Thirty-four deaths have been attributed to Gamma, which brought heavy rain to the Caribbean coast of Honduras from 18 to 20 November. Overall, some 90,000 people have been affected by the storm, which caused significant damage in six departments of Honduras already suffering the effects of hurricanes Wilma and Beta.
Responding to a request for international assistance, the United Nations country team in Honduras has dispatched five inter-agency teams to undertake damage assessments, in collaboration with local authorities and non-governmental organizations. The World Food Programme (WFP) has distributed nearly 200,000 family rations, and is planning to provide an additional 1750 metric tonnes of food in two departments for the next three months. Spain, the United States and Japan have also responded with financial or in-kind assistance, as has the International Federation of the Red Cross and Red Crescent Societies.
The 2005 Atlantic hurricane season - the busiest on record - saw 26 named storms, including 13 hurricanes, seven of which were major (Category 3 or higher). Among the most destructive storms were Dennis, Emily, Katrina, Rita, Stan, Wilma, Alpha and Beta, as well as tropical storm Gamma.
Dennis, which struck Haiti and Cuba in July, caused more than 30 deaths. Katrina, which twice made landfall in the United States - in Florida and the Gulf Coast - caused at least 1300 deaths and has been recognized as one of the largest natural disasters in United States history. Stan provoked severe flooding and mudslides across Central America, causing at least 1500 deaths in six countries and prompting the United Nations to launch humanitarian appeals for Guatemala and El Salvador. Wilma lingered for days over Mexico's Yucatan peninsula before moving east to affect Haiti, Jamaica, and Cuba and wreak large-scale destruction in Florida. Tropical storm Alpha led to flooding in Haiti, resulting in 20 deaths, while hurricane Beta caused extensive damage in Nicaragua.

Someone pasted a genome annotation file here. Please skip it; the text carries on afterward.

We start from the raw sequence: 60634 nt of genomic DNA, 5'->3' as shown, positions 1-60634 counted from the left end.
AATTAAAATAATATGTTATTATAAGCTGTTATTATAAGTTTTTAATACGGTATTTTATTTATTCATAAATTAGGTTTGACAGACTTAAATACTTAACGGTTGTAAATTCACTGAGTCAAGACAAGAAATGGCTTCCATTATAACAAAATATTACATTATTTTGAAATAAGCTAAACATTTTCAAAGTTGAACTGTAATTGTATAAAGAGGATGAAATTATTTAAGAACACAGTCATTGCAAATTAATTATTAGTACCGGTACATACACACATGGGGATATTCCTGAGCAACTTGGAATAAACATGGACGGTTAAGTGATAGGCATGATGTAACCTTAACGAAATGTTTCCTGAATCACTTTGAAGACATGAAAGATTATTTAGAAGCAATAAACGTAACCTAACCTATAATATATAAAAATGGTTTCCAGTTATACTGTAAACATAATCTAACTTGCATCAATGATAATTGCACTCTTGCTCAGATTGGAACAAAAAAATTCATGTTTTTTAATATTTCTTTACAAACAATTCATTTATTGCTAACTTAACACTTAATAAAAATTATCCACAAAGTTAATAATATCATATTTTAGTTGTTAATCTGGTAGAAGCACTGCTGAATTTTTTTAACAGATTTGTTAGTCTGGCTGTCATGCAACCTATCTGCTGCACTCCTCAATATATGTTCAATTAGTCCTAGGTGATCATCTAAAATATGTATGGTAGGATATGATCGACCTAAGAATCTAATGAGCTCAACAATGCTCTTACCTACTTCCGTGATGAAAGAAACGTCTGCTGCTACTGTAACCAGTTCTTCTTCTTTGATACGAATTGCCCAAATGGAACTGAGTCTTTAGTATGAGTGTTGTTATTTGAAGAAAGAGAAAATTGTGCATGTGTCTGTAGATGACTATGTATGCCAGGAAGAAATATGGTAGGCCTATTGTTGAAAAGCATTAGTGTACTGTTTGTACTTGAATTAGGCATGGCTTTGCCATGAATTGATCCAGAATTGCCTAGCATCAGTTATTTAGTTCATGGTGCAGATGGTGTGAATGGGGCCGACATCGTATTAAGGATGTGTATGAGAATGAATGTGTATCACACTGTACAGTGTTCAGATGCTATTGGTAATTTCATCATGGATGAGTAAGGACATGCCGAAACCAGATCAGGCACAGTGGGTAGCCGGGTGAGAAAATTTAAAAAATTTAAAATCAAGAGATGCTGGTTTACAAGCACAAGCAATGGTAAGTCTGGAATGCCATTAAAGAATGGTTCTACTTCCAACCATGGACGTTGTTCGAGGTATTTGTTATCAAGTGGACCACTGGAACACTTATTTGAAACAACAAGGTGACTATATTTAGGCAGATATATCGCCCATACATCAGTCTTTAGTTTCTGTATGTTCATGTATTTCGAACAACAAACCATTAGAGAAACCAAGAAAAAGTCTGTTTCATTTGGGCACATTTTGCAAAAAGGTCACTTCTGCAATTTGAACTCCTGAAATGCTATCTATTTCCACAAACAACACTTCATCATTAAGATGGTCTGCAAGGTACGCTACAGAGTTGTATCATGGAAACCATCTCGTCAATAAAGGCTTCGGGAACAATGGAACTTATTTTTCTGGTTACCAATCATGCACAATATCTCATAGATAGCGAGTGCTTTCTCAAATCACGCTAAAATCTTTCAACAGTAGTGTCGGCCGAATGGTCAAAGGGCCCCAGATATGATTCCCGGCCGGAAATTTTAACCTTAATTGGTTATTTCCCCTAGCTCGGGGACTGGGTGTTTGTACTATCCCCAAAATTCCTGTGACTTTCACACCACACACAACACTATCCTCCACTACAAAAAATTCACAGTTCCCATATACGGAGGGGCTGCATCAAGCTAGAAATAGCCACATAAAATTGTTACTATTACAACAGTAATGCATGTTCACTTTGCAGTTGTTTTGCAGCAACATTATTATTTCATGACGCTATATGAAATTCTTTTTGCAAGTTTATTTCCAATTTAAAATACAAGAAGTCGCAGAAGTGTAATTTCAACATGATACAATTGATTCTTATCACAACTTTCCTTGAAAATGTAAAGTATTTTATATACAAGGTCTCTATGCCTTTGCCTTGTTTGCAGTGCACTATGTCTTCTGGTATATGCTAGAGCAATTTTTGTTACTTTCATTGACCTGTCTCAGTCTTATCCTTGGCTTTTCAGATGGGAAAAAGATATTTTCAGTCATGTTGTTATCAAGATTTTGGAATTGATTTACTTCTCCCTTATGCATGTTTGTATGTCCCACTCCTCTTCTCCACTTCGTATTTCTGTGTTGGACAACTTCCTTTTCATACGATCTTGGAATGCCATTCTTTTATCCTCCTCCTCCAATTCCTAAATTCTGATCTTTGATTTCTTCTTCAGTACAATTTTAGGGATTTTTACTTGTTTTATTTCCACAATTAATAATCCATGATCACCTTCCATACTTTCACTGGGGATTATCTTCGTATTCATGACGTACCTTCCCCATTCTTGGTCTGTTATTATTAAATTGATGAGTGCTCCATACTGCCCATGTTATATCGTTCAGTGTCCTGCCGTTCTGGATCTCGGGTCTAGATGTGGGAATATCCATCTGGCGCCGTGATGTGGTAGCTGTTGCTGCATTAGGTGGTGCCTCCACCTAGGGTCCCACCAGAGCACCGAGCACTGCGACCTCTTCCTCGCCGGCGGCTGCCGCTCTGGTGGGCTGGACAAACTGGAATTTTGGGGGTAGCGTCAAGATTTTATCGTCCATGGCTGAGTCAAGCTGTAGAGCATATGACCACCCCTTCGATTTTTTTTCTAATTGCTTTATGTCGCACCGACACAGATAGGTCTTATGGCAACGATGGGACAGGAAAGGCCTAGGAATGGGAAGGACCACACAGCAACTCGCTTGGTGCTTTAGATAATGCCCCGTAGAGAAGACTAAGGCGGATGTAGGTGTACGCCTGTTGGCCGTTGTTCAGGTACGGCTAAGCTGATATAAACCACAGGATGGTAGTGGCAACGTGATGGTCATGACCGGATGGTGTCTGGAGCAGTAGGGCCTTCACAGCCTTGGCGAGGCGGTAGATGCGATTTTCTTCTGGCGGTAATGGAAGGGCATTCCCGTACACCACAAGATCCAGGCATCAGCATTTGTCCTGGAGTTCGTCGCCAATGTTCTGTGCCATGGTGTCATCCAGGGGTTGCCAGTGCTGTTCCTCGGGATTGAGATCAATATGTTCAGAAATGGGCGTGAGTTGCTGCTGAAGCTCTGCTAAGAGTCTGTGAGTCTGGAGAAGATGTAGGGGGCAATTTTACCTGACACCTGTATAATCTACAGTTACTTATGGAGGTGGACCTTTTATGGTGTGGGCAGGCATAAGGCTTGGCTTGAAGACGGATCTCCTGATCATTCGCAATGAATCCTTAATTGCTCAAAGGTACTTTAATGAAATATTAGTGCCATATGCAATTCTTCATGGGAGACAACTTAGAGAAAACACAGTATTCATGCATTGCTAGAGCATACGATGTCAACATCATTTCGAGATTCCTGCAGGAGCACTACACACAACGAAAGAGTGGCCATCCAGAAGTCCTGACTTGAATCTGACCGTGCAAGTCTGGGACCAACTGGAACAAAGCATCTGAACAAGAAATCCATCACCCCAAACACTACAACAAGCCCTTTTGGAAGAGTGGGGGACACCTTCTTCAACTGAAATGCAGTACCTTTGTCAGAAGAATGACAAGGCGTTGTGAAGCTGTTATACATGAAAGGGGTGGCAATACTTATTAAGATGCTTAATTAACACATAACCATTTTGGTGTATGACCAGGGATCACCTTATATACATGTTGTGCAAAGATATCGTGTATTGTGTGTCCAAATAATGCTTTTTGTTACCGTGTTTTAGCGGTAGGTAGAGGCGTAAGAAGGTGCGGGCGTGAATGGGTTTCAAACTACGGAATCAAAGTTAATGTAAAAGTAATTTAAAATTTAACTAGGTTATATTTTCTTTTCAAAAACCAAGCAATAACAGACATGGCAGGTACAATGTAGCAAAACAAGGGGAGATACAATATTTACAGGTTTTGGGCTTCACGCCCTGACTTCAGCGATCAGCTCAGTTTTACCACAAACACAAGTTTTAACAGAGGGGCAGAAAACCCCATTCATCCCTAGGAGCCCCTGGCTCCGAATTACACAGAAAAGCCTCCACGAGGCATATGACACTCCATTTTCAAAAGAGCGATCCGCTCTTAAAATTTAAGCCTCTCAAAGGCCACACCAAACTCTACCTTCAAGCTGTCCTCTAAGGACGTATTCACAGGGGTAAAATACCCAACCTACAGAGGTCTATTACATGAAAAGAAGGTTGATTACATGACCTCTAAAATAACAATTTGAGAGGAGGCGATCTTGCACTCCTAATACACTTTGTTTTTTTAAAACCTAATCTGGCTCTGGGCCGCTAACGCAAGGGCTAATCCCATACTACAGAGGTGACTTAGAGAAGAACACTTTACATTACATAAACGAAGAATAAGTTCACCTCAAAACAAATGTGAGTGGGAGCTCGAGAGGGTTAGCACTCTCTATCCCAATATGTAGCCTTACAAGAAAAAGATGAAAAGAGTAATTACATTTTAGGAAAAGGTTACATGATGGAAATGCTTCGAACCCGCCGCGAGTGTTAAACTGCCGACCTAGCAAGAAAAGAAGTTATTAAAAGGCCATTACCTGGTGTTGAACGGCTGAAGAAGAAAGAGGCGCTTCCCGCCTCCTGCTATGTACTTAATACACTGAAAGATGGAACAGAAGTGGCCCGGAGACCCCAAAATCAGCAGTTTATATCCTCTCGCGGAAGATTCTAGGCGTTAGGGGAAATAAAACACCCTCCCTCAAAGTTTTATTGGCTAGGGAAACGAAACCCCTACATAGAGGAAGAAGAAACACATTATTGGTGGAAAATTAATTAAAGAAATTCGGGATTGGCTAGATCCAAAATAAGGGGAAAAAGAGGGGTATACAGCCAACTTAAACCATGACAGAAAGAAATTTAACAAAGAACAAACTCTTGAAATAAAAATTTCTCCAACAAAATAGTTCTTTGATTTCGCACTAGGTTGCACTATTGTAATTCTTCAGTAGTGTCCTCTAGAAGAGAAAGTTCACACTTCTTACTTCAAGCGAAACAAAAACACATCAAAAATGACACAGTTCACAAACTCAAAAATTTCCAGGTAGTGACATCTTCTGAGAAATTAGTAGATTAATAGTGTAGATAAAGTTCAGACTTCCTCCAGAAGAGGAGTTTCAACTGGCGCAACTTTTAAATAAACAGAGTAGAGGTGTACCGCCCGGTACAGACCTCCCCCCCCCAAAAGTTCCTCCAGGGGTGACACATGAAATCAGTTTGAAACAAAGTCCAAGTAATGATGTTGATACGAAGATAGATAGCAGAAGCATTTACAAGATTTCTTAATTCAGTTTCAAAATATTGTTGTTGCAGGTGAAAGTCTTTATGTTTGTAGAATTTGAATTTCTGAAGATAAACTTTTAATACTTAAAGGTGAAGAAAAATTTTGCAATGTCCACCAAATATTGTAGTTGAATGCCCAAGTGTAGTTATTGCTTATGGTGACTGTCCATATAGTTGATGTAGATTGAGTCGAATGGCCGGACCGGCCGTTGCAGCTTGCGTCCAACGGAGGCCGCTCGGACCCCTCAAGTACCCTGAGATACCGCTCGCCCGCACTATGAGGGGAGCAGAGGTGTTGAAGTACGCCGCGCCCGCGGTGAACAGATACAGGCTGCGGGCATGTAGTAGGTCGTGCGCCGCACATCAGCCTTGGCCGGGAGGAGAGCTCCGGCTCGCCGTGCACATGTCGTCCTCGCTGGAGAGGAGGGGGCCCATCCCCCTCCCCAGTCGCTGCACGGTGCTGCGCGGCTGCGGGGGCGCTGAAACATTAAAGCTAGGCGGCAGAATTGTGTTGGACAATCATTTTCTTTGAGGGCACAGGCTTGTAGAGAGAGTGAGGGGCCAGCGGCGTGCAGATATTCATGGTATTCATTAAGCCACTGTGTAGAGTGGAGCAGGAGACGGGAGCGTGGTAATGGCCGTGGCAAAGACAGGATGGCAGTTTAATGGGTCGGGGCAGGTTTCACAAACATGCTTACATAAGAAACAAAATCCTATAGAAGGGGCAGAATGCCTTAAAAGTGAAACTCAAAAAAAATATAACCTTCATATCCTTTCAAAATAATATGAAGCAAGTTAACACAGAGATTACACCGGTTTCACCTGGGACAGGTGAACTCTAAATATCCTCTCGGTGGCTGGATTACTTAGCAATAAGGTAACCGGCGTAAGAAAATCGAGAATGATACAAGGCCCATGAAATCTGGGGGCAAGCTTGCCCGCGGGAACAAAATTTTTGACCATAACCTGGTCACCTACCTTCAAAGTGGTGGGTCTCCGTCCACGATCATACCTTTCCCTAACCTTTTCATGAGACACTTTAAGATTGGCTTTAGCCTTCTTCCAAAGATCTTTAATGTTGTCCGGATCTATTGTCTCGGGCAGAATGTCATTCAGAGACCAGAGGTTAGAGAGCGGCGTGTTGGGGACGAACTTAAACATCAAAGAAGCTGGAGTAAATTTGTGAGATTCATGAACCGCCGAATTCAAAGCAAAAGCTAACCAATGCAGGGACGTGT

Although the 2005 Atlantic hurricane season officially came to an end yesterday, meteorological officials warn that large storms could continue through December. Moreover, as unprecedented as it was, the 2005 storm season could repeat itself in coming years, according to weather experts. The Atlantic Ocean storm activity is currently in a multi-decadal cycle in which conditions exist to brew up monster storms.
For further information, please call: Stephanie Bunker, OCHA-New York, +1 917 367 5126, mobile +1 917 892 1679; Kristen Knutson, OCHA-New York, +1 917 367 9262; Elizabeth Byrs, OCHA-Geneva, +41 22 917 2653, mobile +41 79 473 4570.
- UN Office for the Coordination of Humanitarian Affairs
- To learn more about OCHA's activities, please visit https://www.unocha.org/.